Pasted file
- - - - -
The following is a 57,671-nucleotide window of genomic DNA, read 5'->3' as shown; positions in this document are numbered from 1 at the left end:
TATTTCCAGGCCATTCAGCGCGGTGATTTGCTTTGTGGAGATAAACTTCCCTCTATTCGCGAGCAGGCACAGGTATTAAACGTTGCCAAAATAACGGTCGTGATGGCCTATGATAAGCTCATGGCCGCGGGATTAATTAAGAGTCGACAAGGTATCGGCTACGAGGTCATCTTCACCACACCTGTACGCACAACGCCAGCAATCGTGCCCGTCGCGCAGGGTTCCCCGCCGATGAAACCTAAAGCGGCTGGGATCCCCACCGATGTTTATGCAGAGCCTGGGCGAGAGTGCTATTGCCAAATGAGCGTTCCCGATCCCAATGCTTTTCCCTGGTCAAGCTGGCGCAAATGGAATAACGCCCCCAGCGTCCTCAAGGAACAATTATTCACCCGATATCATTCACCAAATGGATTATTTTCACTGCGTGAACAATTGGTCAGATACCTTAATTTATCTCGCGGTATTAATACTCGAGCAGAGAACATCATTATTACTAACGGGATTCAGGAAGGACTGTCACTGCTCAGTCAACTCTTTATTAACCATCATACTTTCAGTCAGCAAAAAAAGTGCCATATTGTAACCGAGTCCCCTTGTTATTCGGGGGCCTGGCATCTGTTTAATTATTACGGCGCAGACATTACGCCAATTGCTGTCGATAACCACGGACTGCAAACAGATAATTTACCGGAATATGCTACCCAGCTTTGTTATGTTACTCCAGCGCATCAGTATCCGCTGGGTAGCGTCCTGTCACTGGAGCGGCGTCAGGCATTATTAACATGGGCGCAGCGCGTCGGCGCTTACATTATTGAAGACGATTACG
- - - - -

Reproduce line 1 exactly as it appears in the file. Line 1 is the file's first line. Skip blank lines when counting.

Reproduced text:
The following is a 57,671-nucleotide window of genomic DNA, read 5'->3' as shown; positions in this document are numbered from 1 at the left end: